Moments from Week 2

Our first two weeks are such a blur. It was such a strange combination of feeling exhausted, busy and bored from minute to minute, day to day. Looking back I feel like I was living outside my body, literally just going through motions. Wake up. Eat. Take a shower. The word that kept coming to my mind was un-tethered. I can’t speak for everyone else but there was sort of this surreal vibe that we were all just kind of floating around, disconnected from any real routine, relationship or structure. Although school starting brought with it a whole new set of feelings, it at least snapped us all out of this bizarre reality.

One of the tasks we had to do to get our resident permit was a medical exam. It was in another part of the city that was far away, it was in the afternoon and we had to be fasting. In the beginning it went really smoothly. In fact, because our medical exam back in NYC that we did for our visa was so thorough, all we had to do was a blood draw. We still had to change out of our clothes and wear white bathrobes, which was interesting. Imagine walking into a locker remove, removing your “up clothing” as the staff member instructed us, and then walking down hallways with other foreigners, all of you in white bathrobes. But it was quick and done. The real problems came when they gave Richard two envelopes to address so that the forms could be mailed after being certified. We walked to a separate building and Richard addressed the envelopes. But when he presented them at the counter he was told he needed to address the envelopes in Chinese. This was a problem because Richard didn’t have the address in Chinese and he certainly couldn’t write it himself even if he did. While he got that sorted out I stared longingly into a vending machine that didn’t take cash and I didn’t have my WeChat pay set up yet on my phone. It was 3:00 in the afternoon and I hadn’t eaten or had anything to drink all day. I seriously considered asking someone in the room to buy me a snack and I would pay them back with cash, but was too scared. Needless to say, as soon as we left we had our driver drop us off in a small shop to buy chips and drinks.
We had (still have) minimal toys and entertainment. Fortunately Amirah packed her Paw Patrol pups in her backpack, and they have been her loyal companions through the hard days. She takes them to bed, to the bath and has little chats with them like this one.

After we moved here Richard and I joked (but sort of seriously) about not going to church for awhile. But by the time Sunday rolled around we were all desperate for something that felt familiar or social or out of the house. Church here is so different than Boise and NYC and London, but it has been really great for making friends. We meet in rented space in a conference center, and it’s strange and impersonal and feels more like going to college classes. I got an assignment in the primary (with the kids) and the woman who leads the music is so fantastic I nearly cried through the whole hour my first week in.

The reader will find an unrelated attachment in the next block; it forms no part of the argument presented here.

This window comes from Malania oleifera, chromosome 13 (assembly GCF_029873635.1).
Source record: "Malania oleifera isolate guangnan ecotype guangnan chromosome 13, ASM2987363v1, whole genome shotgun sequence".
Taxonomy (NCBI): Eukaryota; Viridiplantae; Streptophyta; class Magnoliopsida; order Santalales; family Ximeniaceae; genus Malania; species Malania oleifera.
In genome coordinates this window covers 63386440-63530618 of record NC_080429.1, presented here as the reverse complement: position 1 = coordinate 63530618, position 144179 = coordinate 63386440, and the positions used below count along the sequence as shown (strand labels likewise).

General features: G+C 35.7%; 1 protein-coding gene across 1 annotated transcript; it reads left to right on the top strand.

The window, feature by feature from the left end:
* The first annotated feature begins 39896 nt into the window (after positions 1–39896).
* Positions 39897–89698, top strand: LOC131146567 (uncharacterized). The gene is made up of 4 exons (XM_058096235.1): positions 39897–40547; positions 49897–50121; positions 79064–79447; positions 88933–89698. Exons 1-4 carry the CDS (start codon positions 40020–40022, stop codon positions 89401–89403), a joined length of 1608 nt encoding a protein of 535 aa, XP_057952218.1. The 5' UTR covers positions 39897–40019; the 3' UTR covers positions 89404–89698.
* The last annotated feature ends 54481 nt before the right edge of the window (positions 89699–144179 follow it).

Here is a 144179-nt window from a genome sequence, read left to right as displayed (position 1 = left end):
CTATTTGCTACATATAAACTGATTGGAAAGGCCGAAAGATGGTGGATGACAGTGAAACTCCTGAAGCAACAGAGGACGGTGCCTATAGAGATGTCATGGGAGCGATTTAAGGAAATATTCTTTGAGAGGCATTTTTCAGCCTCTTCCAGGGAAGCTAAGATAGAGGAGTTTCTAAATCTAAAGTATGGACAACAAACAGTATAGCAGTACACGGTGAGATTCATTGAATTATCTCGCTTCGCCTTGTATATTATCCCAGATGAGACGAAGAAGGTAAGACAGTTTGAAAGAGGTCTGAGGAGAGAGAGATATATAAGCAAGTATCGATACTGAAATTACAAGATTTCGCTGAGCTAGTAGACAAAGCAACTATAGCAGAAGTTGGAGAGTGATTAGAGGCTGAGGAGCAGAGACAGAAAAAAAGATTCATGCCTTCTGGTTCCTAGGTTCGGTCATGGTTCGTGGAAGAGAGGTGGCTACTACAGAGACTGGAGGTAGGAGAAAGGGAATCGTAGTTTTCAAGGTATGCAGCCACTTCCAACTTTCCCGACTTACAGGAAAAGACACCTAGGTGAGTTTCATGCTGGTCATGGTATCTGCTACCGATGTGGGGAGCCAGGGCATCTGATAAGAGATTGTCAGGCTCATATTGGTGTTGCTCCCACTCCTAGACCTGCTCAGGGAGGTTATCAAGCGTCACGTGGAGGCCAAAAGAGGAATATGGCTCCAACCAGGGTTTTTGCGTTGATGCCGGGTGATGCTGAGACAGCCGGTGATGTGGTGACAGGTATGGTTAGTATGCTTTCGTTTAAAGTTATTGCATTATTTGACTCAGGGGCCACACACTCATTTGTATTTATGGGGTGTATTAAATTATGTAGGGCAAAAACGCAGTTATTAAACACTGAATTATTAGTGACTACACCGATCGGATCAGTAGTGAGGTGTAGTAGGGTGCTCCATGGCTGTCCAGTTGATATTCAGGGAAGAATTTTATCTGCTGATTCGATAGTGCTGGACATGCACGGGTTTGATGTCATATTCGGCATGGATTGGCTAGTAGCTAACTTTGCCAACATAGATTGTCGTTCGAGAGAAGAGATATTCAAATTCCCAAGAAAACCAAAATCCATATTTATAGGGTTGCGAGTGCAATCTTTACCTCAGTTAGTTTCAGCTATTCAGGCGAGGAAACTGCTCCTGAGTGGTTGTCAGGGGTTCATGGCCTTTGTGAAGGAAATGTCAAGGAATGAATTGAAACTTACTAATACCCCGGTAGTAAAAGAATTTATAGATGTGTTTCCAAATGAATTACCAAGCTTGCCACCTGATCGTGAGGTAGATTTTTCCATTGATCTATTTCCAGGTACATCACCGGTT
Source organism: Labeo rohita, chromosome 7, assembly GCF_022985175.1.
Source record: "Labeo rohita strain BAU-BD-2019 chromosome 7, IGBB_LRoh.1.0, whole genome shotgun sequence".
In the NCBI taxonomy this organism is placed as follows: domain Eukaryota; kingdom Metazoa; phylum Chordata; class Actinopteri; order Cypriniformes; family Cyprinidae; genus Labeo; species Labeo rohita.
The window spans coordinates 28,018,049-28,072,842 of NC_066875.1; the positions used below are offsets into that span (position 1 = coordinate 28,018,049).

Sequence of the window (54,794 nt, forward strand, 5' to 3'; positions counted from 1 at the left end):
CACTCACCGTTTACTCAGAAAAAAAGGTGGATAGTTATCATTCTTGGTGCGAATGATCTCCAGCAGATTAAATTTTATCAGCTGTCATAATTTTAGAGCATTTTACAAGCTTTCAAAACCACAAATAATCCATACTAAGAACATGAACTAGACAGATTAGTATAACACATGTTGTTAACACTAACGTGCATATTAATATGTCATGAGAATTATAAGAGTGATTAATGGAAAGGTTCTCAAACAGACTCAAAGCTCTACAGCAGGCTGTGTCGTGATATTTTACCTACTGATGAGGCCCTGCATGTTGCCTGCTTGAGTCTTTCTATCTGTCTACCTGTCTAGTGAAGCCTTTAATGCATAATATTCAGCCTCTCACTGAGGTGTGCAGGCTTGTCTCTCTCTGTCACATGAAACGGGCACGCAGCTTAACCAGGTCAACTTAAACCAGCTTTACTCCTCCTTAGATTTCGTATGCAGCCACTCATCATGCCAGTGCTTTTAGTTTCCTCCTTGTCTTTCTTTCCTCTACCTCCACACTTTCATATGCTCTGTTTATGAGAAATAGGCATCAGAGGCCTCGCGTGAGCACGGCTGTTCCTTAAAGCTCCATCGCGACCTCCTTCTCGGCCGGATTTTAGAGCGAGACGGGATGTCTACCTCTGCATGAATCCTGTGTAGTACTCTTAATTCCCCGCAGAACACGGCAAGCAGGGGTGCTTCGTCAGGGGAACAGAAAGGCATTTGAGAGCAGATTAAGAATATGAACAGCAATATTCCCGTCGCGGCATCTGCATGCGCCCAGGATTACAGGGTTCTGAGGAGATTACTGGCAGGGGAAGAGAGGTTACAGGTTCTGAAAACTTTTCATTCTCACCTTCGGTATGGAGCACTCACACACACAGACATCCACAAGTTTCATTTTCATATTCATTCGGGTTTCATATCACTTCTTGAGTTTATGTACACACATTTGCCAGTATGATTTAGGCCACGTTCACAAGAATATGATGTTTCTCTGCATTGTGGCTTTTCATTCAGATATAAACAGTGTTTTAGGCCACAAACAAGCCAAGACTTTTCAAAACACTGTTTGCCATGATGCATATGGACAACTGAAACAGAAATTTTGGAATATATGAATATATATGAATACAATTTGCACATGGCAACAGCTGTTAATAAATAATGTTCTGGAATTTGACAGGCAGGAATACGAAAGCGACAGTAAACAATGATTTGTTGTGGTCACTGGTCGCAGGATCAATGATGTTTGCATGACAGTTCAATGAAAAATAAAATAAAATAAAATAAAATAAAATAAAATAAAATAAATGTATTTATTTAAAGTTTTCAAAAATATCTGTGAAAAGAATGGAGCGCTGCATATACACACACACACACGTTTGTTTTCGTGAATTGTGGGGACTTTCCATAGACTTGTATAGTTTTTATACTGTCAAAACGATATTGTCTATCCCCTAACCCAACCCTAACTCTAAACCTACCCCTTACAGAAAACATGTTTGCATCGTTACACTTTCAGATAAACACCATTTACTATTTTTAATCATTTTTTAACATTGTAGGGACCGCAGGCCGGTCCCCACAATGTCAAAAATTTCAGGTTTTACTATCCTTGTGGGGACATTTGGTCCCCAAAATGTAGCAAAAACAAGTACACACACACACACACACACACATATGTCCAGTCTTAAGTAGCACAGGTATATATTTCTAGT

Our neighborhood has a pool, which we went to almost daily the first two weeks. Because we have zero pool toys or equipment we’ve had to be creative about how to have fun while swimming, but it’s made for some good memories and fun afternoons.

I felt so much anticipation and excitement leading up to our move here. But honestly, because of the jet lag and the heat and the culture shock and not having our belongings, the excitement went away pretty quickly. Maybe my perspective will change but right now I don’t look back on our first days here with any fondness or sentimentality. It was just a sort of cold and bleak shock to my system and I’m so glad it’s over! The way I see it, it can only get better from here.

One thought on “Moments from Week 2

  1. Dear Jo and family,
    Obviously I can’t imagine living in a new country and trying to maneuver around our feel comfortable. However, knowing you and your amazing family, I feel sure that things will start to get normal and feel better. We think of you often and wishing you a more normal day coming your way. We love to hear about all your experiences good and not so good. Knowing that soon things will get better
    I hope you very all your possessions soon and hopefully that will help ease the strangeness of this foreign land. πŸ˜ŠπŸ’–πŸ‘πŸ™Gary and Julie


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